• Laziness. Virtually the opposite of Tenacity, it makes sense why laziness would be frowned upon. It is better to serve others than to serve the self, and so sitting about and not doing much is probably not liked at all.
  • Vengeance. Rather than real world religions, where vengeance is frequently derided for trying to take into one’s own hands the duty of the God, The Holy Light probably frowns upon vengeance as it shows a lack of Respect for the relation of others to the world, and therefore is not serving the world’s well-being, or your own individual well-being in turn.
  • Dishonesty. I think it depends to some extent what the person is being dishonest about, but I can’t imagine lying or being dishonest would be looked upon very well by devout followers of the Holy Light. Apart from the high chances of hurting someone else through dishonesty, thus not abiding by Compassion or Respect, lying to make things easier for yourself shows a lack of Tenacity.

These are just a few ideas, and as I said, they won’t be universal; however, most humans will have been raised in a society which praises these virtues, and these are just a few examples of the applications of these virtues that I think are likely to be held by a lot of people within the society.

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Responses

  1. I think first, the distinction should be made that the Holy Light is a philosophy, albeit one with heavy religious undertones due to what it once was previously to the belief retcon in Warcraft III. I say such, because the mind set of someone approaching a philosophy, while similar to that of a religion, is still far different.

    Next, when it comes to how one goes about practicing the worship of/faith in the Holy Light, there is quite a bit of latitude. And this is mainly because of the events of the Third War. Because first & foremost, it in effect created the Scarlet Crusade and later, the Argent Dawn from that as well as other similar organizations. And all of them have altered the teachings of the Holy Light quite a bit.

    Second, with the destruction of Lordaeron, much of the teachings of the Holy Light were lost with the burning of many texts containing such knowledge. As a result, the teachings of the Holy Light are now primarily passed on by word of mouth from the experienced to the laymen. And furthermore, some practitioners have taken up the charge to reproduce the lost works. However, some of them are using this opportunity to refresh the teachings, doing away with the older traditions in lieu of what they consider a “better way”. And a result, there now quite a few contradictions in what people believe to say the least.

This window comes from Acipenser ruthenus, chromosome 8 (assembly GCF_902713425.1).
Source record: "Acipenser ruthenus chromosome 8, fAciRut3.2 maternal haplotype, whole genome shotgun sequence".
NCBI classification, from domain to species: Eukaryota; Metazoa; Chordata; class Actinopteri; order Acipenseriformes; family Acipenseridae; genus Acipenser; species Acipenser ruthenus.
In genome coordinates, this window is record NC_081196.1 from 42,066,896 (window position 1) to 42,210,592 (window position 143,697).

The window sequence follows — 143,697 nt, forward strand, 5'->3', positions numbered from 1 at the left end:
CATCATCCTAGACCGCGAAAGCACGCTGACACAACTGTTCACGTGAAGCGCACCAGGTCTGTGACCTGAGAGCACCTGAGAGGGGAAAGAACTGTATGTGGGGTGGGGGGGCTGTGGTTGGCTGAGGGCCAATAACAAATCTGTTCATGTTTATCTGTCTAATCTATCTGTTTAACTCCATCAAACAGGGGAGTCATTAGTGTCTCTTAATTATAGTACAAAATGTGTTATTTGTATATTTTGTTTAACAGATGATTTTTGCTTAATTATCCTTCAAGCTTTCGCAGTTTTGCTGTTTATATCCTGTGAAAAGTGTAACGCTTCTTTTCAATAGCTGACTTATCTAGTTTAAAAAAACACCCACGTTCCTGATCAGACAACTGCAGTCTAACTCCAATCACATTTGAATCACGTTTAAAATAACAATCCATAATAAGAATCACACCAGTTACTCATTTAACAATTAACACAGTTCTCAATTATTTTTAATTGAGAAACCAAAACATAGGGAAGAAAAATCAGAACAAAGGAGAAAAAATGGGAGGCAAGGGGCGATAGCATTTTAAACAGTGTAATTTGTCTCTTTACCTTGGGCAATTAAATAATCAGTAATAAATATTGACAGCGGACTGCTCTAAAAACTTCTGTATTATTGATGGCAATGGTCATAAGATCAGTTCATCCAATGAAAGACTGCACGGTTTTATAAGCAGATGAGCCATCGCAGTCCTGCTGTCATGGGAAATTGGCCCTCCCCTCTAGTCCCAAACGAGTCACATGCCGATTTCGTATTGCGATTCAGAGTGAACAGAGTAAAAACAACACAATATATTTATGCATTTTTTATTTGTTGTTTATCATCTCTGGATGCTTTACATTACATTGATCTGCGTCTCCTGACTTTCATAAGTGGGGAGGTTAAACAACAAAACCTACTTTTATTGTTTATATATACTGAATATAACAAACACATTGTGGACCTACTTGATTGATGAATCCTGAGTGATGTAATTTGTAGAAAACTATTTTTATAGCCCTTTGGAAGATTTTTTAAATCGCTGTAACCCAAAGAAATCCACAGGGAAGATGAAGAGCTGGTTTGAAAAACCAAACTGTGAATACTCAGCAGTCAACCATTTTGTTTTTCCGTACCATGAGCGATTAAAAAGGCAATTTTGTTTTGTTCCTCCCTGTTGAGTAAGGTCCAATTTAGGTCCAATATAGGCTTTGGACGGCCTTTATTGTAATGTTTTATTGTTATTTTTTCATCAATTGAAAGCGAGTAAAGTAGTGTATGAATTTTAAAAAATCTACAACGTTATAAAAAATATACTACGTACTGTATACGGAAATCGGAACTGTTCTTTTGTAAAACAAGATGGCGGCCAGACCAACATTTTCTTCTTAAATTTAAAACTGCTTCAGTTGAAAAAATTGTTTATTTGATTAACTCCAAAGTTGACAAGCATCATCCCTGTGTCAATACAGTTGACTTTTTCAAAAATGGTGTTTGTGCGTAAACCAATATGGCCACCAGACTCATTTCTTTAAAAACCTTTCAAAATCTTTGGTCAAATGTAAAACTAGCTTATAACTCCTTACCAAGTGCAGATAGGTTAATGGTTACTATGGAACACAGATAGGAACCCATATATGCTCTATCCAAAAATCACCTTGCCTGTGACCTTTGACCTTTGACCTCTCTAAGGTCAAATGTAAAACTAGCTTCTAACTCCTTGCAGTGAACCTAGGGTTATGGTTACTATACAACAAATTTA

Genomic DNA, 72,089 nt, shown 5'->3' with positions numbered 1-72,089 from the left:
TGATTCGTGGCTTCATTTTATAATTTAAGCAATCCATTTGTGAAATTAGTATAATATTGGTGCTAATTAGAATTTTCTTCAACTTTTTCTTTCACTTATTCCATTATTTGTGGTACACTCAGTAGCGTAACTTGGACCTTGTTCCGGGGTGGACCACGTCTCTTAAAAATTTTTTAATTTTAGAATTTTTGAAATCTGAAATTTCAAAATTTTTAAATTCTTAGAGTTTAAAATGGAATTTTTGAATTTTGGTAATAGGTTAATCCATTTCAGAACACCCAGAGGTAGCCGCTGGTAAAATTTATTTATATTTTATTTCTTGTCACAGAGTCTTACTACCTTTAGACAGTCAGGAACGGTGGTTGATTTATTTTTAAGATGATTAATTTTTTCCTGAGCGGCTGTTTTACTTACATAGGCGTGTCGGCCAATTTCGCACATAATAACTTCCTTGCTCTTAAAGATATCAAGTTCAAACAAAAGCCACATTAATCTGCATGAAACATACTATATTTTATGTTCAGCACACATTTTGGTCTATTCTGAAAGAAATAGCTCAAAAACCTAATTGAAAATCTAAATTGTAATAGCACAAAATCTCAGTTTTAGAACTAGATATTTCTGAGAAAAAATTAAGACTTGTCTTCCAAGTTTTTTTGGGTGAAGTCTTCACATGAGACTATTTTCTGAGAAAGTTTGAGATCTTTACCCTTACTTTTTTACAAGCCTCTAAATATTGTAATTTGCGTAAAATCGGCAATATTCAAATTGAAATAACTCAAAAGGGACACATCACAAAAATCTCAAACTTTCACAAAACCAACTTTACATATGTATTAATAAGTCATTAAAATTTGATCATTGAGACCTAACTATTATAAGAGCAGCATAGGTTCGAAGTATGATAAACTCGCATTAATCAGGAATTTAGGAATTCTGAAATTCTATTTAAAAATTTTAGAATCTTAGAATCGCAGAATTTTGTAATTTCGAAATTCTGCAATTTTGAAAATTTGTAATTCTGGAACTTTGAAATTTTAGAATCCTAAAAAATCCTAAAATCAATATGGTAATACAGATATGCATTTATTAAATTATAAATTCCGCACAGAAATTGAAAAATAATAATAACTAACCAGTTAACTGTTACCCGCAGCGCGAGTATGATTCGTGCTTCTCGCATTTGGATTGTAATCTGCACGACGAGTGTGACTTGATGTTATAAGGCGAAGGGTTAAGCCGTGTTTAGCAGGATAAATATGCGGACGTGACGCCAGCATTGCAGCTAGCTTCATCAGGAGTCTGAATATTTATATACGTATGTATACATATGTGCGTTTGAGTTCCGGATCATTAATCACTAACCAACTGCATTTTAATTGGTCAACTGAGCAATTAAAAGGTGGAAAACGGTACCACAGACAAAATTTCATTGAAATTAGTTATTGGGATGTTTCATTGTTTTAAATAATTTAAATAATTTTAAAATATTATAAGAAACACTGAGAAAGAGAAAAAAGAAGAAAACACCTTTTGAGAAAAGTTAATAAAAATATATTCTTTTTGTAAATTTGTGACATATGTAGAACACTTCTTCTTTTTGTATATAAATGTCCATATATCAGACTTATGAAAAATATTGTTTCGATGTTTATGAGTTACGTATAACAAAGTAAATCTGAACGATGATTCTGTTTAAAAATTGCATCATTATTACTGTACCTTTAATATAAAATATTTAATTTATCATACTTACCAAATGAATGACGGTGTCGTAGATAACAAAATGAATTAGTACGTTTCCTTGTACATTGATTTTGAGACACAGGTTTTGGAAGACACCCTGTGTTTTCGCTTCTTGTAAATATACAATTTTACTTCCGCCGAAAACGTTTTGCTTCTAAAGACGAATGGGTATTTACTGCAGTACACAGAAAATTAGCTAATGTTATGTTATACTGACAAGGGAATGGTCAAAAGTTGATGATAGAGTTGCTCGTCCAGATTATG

So with all that, as a follower of the Holy Light. One could manage to be one of the few to have been taught the original teachings, been taught by one who has, been one to go a bit more radical and join the Scarlet Crusade, Argent Dawn or other such organizations, are now following one of the many new versions of the Holy Light recently created or even perhaps are even one of the people to have created a new interpretation. And with all that, you can pretty much believe generally anything you like, as nothing really is off limits per say.

    But for those who don’t want to go to deep into the now many intricacies laid before them. I say, the easiest way to be a good follower of the Holy Light is to simply go by the three virtues as closely as you think you should or rather want to, similar to what Sean expressed about how different human societies will weigh the five different loci of morality differently. Because really, that is how people are primarily doing it on Azeroth.

    So in short, take the three virtues, put them in order of most importance to you and act accordingly. And of course, have fun with it! 😀